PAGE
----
The third part of my series

Reasons not to do yoga #3 – I can’t come to yoga because I  have stiff/sore knees/shoulders/back. I injured myself running/mountain biking/getting out of bed. I have sciatica/a frozen shoulder/hip replacements

Another difficult one to tackle, but I’m going to ;-)

FACT: If you do not move your body, it will seize up.

FACT: Those aches and pains that you feel will probably get worse if you don’t move.

FACT: There are very few conditions that mean you can’t practice yoga. In fact, if you can breathe, you can practice yoga.

FACT: Yoga , practiced properly and under the guidance of a qualified teacher, will not make it worse.

OK – if you have broken a limb, or ruptured your ACL, had surgery or something similar, then yes, please don’t come to class until it has healed and your doctor says it’s OK.  But afterwards would be probably a really good time to come to class. Always let the teacher know.

If you are just stiff and sore from working out, then you are probably not actually injured. Unless you felt something “go” while you were exercising and it’s (very) been painful ever since, it isn’t likely to be a “pulled” muscle. If you are sore a day or two after your exercise encounter, it’s because your muscles have been working and they need to stretch. Could be that  a good stretch will sort you out. Indeed, a more regular good stretch will make the stiffness less of an inevitability. Guess where you can get a good stretch?!?:-)

For some of us (most of us even) Some pain in the body is natural. I have pain right now from a spinal injury sustained four years ago. I still practice yoga. I practiced yoga as soon as I could. In fact, if it wasn’t for yoga…

I am going to say something unpopular. Pain isn’t necessarily an indicator that something bad has happened to you. This is very much one of the lessons of yoga. Listening to your body to understand its signals. Sometimes playing your edges. Learning the difference between something that could be described as “challenging,” “a good stretch,” “deep,” and what doesn’t feel right. For beginners this can be anything that they haven’t encountered before. One of the concerned “doesn’t feel right” phrases I have heard many times from new yogis is “I can really feel it in my…” and I always  say “good!”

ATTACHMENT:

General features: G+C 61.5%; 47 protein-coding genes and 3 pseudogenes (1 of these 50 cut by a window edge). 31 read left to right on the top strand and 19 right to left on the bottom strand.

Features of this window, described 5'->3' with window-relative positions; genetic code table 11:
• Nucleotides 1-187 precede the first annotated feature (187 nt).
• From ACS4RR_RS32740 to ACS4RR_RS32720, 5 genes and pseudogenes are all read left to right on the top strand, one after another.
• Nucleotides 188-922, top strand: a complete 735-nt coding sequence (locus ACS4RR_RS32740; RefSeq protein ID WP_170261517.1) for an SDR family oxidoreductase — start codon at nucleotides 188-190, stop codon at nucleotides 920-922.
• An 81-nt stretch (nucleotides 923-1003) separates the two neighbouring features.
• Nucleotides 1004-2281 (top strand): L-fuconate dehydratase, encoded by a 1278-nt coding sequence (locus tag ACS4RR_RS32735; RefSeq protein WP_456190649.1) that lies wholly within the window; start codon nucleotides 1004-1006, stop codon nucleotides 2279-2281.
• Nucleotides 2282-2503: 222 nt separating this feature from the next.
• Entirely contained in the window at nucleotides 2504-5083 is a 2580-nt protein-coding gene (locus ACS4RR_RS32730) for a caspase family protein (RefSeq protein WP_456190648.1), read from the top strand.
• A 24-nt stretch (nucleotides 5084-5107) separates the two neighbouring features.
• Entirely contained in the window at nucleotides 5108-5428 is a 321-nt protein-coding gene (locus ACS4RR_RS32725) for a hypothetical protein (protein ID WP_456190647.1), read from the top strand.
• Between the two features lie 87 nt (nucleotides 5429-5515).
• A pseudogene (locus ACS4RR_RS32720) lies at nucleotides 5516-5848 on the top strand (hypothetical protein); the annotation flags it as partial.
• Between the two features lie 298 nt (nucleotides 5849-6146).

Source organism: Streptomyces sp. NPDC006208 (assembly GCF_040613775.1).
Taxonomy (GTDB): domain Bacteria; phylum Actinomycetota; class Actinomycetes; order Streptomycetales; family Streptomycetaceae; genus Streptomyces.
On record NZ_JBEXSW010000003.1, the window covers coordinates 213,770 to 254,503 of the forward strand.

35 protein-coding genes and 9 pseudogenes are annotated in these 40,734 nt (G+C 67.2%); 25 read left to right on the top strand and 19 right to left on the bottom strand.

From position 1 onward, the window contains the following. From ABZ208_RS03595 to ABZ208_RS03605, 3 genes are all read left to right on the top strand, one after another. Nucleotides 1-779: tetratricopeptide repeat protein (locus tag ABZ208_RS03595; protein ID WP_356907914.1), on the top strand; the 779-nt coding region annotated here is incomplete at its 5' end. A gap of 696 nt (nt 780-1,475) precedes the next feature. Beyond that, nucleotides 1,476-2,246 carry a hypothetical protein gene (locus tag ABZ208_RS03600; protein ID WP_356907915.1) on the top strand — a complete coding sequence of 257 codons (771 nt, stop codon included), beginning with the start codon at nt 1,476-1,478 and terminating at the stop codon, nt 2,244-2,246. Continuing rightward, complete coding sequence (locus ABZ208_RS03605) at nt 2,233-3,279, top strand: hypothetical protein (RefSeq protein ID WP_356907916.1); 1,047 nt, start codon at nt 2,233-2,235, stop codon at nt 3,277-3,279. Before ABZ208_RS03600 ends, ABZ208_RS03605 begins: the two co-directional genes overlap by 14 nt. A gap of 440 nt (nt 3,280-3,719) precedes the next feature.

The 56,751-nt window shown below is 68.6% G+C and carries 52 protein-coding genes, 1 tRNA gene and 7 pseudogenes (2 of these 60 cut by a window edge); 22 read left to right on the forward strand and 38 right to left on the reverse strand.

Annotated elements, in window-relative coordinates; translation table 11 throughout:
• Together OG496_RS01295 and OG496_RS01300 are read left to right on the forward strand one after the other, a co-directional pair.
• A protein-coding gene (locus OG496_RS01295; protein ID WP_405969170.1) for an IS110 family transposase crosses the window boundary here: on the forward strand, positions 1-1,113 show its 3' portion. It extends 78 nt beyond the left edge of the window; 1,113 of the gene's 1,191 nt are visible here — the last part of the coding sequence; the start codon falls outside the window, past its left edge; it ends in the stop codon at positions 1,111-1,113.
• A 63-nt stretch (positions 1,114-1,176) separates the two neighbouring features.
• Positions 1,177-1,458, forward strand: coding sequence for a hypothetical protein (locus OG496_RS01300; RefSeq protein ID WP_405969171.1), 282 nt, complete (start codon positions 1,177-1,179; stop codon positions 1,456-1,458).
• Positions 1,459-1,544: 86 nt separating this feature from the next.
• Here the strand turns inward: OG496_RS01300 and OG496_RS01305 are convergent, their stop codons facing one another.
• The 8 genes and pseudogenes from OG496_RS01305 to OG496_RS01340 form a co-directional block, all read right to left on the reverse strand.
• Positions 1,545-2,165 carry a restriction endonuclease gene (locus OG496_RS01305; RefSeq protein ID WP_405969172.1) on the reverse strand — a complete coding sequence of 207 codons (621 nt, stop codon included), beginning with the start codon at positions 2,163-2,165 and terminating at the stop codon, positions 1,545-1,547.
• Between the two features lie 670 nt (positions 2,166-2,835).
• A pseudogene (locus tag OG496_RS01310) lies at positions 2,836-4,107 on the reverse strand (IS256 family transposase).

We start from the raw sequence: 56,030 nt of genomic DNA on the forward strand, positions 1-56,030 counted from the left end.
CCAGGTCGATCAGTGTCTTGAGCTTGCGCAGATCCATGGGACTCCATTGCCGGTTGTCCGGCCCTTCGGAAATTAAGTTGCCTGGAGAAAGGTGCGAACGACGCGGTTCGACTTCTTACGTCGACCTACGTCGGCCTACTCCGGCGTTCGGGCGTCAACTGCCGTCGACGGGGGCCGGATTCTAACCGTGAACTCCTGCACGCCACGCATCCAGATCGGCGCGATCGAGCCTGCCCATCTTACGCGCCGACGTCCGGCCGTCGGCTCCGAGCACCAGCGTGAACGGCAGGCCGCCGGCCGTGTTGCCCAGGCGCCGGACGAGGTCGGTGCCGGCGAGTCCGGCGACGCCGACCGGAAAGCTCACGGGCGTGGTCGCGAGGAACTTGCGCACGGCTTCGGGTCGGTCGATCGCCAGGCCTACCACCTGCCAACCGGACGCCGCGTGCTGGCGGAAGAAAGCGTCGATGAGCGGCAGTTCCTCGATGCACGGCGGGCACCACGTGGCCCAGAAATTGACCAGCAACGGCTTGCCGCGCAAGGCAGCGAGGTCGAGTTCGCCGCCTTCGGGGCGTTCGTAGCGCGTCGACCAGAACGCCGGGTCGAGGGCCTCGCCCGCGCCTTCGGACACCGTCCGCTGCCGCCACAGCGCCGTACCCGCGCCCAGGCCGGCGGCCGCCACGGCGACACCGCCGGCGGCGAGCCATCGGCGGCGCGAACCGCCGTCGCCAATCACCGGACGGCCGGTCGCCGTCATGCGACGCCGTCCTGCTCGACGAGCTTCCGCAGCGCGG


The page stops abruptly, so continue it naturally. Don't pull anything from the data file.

If you have an injury  – and it isn’t something that requires you to be immobile  –  then we need to make some modifications, but you can still go to yoga. Let the teacher know what is sore, and s/he will tell you how to support that part of your body, and, depending on their expertise, maybe suggest things that might help. Get advice from your physio if you can. I have never met one that doesn’t think yoga is a good idea. Repetitive strain injuries are probably the most common ones I see. We can modify and yoga will get you off the internet for a while ;-)

If you have a chronic inflammatory condition such as MS, CFS, rheumatoid arthritis, osteoarthritis etc. then again, there is absolutely no reason why you cannot do yoga. Yoga should actually help your condition, but only if you let the teacher know so that they can help to modify the practice for you.  Could be that you don’t go to a Hot Yoga class. I don’t recommend it. for inflammation.  But, depending on your levels of fitness etc. then there are many different styles of Yoga to suit and again, a well trained teacher should know how to help you modify and to explore the practice in a way that is accessible.

Next in the series – how to find that well-trained teacher I keep going on about!

 

 

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